Sweden’s SEB has worked closely with a majority of the corporations in the Nordic region since the mid 19th Century. “All our efforts stem from the firm belief that quality and the ability to deliver the best possible customer experience pay off,” says Lars Millberg, head of GTS (global transaction services) for corporates. “We need to understand our clients, their customers, their markets, their products and their people—then we can do amazing things,” he says. In December 2011, rating agency Standard & Poor’s upgraded SEB’s long-term rating to A+ with a stable outlook from the previous A, highlighting the bank’s leading position in Nordic corporate and investment banking and its strength in wealth management, insurance and mortgage lending, among other areas. SEB offers a wide range of services in its home country, as well as the Baltic nations. In Denmark, Finland, Norway and Germany its operations focus on corporate and institutional clients.

SEB has the largest trade finance network of all Nordic banks. It opened an office in Hong Kong in 2011. The bank has experienced rapid growth in its trade finance market share in recent years.

“Many of our corporate clients are very export-oriented because of the relatively small size of their home markets,” Millberg says. The portion of gross national product that is exported from the countries of the Nordic region has increased rapidly in the past 15 years, he says. “At the same time, the focus of Nordic exporters has shifted from developed countries to emerging markets,” Millberg adds. Today more than 50% of Nordic exports go to countries outside of the OECD countries, he says.

As emerging markets develop, they need infrastructure, telecommunications, roads, switches and many other products and services that Nordic and German corporations are so good at delivering, Millberg says. Since 2007, SEB has had a double-digit increase in its exposure in emerging markets, he adds.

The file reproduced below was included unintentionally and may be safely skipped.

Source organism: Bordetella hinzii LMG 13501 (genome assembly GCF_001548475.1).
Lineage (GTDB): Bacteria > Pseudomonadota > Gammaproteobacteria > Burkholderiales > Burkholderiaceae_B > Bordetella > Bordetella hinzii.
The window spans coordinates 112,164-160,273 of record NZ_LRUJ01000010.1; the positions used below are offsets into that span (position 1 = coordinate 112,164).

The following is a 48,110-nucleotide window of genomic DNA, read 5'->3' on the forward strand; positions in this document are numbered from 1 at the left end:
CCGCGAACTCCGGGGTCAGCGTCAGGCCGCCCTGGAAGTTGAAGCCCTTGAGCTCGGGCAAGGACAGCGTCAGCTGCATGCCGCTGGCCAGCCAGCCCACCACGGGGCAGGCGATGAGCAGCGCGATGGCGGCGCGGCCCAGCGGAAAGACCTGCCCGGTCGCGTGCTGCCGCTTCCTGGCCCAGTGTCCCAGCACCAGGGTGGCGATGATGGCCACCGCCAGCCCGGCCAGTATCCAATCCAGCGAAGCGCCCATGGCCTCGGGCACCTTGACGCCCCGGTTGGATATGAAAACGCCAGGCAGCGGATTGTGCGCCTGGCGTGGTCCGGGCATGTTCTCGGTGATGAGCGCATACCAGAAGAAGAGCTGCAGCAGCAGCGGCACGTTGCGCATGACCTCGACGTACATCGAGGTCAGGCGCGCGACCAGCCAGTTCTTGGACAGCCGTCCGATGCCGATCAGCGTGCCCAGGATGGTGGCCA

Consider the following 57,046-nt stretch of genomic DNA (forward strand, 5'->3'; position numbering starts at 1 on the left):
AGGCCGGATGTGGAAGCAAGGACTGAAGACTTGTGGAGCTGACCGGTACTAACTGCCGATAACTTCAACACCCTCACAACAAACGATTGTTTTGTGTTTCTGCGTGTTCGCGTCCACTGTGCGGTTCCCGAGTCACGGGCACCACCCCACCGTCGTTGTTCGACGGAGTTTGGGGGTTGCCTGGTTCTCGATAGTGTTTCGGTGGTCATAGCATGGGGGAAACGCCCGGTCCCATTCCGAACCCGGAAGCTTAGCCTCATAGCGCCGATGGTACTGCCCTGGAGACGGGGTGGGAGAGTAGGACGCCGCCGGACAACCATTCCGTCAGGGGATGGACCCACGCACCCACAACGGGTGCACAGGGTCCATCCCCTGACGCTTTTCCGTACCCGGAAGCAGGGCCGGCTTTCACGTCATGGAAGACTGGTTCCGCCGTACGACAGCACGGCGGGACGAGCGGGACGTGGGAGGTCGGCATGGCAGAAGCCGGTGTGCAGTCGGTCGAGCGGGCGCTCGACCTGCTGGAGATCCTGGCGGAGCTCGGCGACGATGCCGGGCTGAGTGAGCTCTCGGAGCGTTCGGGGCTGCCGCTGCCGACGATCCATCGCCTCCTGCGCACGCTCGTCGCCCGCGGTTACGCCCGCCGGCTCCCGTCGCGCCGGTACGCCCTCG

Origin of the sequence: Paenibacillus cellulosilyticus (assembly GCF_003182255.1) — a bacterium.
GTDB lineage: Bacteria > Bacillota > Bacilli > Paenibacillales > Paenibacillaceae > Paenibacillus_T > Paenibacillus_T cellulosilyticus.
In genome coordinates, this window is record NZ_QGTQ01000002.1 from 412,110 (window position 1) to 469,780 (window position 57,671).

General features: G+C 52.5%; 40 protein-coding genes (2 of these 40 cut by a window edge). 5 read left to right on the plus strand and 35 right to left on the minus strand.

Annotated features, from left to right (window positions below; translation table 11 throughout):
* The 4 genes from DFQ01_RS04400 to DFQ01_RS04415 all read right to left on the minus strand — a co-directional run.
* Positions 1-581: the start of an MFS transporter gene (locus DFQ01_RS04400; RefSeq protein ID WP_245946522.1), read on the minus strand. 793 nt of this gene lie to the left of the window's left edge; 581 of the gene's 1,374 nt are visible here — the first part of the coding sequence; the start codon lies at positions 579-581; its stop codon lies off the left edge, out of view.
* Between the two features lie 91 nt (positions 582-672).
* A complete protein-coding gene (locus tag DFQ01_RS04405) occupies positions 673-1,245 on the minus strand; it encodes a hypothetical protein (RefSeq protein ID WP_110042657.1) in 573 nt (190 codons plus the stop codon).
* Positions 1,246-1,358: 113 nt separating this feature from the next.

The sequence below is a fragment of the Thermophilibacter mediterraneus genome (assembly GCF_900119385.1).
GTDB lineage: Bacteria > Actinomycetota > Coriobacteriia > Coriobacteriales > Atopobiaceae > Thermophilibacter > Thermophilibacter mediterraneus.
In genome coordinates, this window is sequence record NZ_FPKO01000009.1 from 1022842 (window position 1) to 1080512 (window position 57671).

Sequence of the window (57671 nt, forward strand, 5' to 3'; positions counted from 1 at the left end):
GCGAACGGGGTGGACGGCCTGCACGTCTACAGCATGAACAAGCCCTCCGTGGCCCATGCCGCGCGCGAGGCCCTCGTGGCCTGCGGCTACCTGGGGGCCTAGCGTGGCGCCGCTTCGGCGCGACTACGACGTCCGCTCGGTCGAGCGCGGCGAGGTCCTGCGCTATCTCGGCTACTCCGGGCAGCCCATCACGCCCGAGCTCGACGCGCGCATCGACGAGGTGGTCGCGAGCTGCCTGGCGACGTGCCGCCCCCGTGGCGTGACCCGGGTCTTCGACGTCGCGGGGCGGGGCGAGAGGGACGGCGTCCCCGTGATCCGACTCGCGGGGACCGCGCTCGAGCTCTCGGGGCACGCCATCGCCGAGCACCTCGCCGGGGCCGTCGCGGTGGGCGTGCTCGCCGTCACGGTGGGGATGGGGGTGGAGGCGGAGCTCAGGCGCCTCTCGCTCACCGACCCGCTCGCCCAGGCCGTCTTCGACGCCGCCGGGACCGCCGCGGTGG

SEB offers fully integrated trade and supply chain financing, cash management and receivable finance services. “The most important challenge is to continue the development of our people who meet the clients. The trick is to work in teams in order to demonstrate cross-product capabilities, including liquidity management and process efficiency, not just working capital and risk management skills,” Millberg says.

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LARS MILLBERG, Head of global transaction services for corporates, SEB



“Many of our corporate clients are very export-oriented because of the relatively small size of their home markets”

– Millberg, SEB




Italy’s UniCredit, the largest transaction bank in the heart of Europe, has a direct presence in 50 countries. It has successfully integrated numerous banks in Central & Eastern Europe into its network, and is among the top three financial institutions in most CEE countries.

The global transaction banking (GTB) unit of UniCredit comprises 2,000 professionals specializing in cash management and e-banking, trade finance, supply chain management, structured trade and export finance, and global securities services. UniCredit offers a single clearing gateway throughout Europe and a single point of entry for letters of credit and guarantees.

Within GTB, the transaction sales and trade services department offers traditional trade finance products and services, as well as innovative supply chain finance solutions. UniCredit serves both financial institutions and corporations worldwide.

According to the bank’s economists, the outlook for GDP growth in the emerging countries of Europe is substantially better than in Western Europe, although it includes a wide range of expected growth rates.